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'Roger Moore popped in for a few drinks': Why French's pub in Gorey is a true original

A Wexford institution, the pub has been in the French family since 1890.

‘ALL KINDS OF High Class Drinks and Groceries’ reads the sign above French’s, arguably the most cherished pub in Gorey, Co. Wexford.

Over its long and storied history, it has operated as both a grocery and pub, doling out everything from sugar to bacon to pints. These days, it operates mainly as a pub, while still selling fertiliser on the side.

It’s as traditional and unfussy a pub as you’re ever likely to find and that’s precisely why people gravitate towards it.

As owner Jim French puts it, “If you were in the area and you had visitors, you’d bring them to French’s.”

The pub has been in the French clan since the late nineteenth century.

“My great-grandparents, Andrew and Julia French, bought it in 1890,” explains Jim French, the fourth generation of the family to take charge of the pub. The family lived above the pub for many years with French’s parents moving in after the death of his grandmother.

“I was reared there from the age of ten on,” he says.

At the time, French’s father was as much a merchant as he was a publican. The premises were home to a bacon shop, buttery, and bakery. Sugar and tea lined the shelves.

“I have clear recollections of selling sugar and tea,” says French.

Quiet night in..

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For many years, French wasn’t involved in the business and instead forged his own career as an accountant. But he gradually returned to the fold and “weaned myself off my accountancy work.” He eventually took over the pub following his father’s untimely death in 1987 and has been ruling the roost ever since.

The pub has undergone scarce renovations over the years with the introduction of a smoking area and beer garden being one of the few notable changes over the years. Otherwise everything is precisely as it was.

“It’s very traditional,” says French. “It’s largely untouched. It’s not smart. But it’s interesting.”

Cosmetic changes aside, it has steadfastly refused to change its modus operandi. For instance, there are no cigarette machines. Instead cigarettes are sold from behind the counter with boxes kept behind what French describes as “a discreet curtain”.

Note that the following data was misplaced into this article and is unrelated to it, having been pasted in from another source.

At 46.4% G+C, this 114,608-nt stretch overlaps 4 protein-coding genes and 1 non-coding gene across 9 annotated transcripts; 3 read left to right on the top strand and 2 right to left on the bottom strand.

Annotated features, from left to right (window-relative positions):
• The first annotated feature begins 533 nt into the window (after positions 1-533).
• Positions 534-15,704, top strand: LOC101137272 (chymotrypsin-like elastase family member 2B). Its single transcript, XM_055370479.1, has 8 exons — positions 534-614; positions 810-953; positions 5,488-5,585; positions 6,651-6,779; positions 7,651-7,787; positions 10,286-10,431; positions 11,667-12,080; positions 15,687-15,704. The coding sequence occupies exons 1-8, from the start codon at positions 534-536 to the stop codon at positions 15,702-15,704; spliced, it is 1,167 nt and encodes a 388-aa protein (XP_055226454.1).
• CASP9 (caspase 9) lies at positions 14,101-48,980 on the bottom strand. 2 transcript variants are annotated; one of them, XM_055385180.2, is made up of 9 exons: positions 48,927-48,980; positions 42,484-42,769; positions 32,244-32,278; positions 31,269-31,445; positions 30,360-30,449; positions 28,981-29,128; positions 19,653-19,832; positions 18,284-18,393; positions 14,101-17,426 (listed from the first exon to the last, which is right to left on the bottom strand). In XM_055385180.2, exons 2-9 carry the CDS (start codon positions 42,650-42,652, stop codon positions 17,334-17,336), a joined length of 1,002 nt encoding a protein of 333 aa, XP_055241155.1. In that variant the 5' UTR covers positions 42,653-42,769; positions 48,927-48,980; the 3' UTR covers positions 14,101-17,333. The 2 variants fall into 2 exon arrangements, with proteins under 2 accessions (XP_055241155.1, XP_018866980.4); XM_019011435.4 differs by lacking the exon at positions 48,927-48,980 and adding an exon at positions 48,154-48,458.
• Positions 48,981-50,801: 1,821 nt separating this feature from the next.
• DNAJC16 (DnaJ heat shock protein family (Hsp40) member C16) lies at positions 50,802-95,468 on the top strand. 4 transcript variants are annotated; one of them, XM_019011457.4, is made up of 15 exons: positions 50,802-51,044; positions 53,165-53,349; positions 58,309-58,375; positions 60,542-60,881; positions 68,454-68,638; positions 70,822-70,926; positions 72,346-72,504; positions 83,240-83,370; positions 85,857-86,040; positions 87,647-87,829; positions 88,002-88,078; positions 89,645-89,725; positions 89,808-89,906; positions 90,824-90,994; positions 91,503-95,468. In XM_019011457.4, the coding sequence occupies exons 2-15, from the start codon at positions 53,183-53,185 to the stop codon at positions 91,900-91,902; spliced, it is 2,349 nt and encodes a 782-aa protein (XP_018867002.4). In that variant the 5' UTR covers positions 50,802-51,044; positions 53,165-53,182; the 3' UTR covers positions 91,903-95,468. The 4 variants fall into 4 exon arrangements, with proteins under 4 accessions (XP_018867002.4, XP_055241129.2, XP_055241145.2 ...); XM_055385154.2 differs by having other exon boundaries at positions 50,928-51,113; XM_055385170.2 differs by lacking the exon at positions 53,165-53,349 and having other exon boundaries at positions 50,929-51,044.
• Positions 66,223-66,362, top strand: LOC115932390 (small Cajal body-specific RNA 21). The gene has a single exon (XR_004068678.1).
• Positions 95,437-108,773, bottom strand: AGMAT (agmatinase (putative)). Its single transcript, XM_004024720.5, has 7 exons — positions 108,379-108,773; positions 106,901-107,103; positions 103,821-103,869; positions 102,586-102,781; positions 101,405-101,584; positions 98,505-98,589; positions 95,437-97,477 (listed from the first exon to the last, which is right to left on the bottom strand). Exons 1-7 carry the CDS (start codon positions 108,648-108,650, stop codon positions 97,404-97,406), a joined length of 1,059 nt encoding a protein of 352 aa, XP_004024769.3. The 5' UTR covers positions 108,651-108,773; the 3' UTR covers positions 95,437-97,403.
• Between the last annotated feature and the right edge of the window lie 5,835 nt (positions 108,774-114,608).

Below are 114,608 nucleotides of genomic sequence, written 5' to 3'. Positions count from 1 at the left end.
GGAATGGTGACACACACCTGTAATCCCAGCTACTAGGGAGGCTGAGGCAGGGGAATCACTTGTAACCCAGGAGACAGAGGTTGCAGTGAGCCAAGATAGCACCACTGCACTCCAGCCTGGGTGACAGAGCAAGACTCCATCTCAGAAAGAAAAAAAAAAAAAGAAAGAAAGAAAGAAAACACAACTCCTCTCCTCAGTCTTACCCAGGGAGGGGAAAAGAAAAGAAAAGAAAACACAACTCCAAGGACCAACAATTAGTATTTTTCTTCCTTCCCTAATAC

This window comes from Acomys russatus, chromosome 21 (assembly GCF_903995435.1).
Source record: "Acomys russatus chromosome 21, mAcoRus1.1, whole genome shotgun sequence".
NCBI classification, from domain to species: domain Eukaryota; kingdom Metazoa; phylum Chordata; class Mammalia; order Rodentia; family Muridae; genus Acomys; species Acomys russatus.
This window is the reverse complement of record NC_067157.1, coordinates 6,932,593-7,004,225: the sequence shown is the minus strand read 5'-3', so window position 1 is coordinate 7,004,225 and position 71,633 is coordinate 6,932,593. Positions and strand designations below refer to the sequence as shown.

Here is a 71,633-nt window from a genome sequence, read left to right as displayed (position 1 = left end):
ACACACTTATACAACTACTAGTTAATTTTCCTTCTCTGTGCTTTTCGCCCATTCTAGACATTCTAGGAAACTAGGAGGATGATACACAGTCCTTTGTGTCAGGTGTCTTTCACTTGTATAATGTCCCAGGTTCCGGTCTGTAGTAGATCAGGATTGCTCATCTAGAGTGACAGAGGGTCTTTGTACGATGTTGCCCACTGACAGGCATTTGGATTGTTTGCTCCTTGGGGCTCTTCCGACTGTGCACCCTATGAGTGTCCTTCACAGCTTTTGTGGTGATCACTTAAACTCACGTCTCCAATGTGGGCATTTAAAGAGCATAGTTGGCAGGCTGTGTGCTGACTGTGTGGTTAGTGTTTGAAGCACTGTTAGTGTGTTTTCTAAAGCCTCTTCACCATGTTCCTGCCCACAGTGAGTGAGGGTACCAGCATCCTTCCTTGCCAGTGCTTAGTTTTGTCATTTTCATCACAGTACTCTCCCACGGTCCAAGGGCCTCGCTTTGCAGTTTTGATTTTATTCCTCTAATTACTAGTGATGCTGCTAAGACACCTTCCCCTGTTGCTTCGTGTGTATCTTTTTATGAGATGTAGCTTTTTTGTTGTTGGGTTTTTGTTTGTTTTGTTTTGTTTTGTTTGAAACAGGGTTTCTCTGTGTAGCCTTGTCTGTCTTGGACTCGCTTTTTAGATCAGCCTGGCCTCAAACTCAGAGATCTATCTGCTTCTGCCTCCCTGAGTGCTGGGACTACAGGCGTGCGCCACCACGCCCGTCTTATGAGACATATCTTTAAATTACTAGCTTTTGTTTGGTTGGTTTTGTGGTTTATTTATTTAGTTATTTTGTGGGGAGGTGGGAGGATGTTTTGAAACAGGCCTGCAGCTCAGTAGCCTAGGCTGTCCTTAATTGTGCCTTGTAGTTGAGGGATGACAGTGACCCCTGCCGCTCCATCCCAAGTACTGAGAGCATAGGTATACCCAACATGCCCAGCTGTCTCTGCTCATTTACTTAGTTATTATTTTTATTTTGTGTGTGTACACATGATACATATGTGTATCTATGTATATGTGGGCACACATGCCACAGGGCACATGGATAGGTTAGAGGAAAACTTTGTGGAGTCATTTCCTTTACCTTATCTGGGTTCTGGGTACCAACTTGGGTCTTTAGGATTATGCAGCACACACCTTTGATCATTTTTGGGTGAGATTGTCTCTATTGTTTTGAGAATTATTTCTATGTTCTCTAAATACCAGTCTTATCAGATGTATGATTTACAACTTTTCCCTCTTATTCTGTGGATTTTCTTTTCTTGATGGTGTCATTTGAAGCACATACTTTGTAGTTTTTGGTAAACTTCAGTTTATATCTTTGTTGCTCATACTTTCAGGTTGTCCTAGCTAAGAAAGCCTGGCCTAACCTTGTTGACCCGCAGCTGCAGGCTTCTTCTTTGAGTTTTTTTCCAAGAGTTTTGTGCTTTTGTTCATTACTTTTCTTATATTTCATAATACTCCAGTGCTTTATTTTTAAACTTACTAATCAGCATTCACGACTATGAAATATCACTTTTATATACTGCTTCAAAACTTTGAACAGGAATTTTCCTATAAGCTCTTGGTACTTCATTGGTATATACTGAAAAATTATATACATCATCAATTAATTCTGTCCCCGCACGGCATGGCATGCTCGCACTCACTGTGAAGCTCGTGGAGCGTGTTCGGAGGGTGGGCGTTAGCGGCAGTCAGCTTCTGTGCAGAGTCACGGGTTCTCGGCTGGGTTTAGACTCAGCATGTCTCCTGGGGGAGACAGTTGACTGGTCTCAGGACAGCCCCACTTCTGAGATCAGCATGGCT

While the pub may have had a rugby bias once upon a time, it doesn’t claim to have any sporting affiliations these days. The pub will show matches – soccer, rugby, GAA – but the television will be turned off again immediately afterwards.

Elsewhere, the pub hosts a traditional music session every Thursday night.

“It’s an amateur session but it’s as good a session as you’ll find anywhere,” says French.

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French’s prides itself on attracting people from all walks of life. French says this sets it apart from pubs in Dublin that can sometimes attract many of the same types of customers.

“It’s a great cross section,” says French. “It always has been. From blue-collared workers to suits. And young people as well. That’s what I enjoy about running the pub.”

“It’s quite the opposite to a D4 pub.”

Over the years, the pub has welcomed a number of famous faces.

“There have been heaps and heaps of people in over the years,” says French. Off the top of his head, he remembers the time the late Sir Roger Moore popped in for a few drinks.

Television actor Richard Greene, best known for playing the titular role in The Adventures of Robin Hood, was also a regular when he lived in nearby Borleagh Manor.

As a pub with no airs or graces about it, it’s easy to see why continue to flock to French’s.

“It’s an original of the species,” he says. “It’s iconic.”

Ah how I've missed this place #Home

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As the fourth generation of his family to manage the pub, French is showing no signs of handing the reins over any time soon. He has three children, but has no inkling of whether or not they will succeed him in running the pub.

“It wasn’t pushed on me,” says French. “There was never any pressure.”

“I’ll let the future take care of itself.”

More: ‘Come for the view, stay for the craic’: The mountain magic of the Blue Light pub>

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Amy O'Connor

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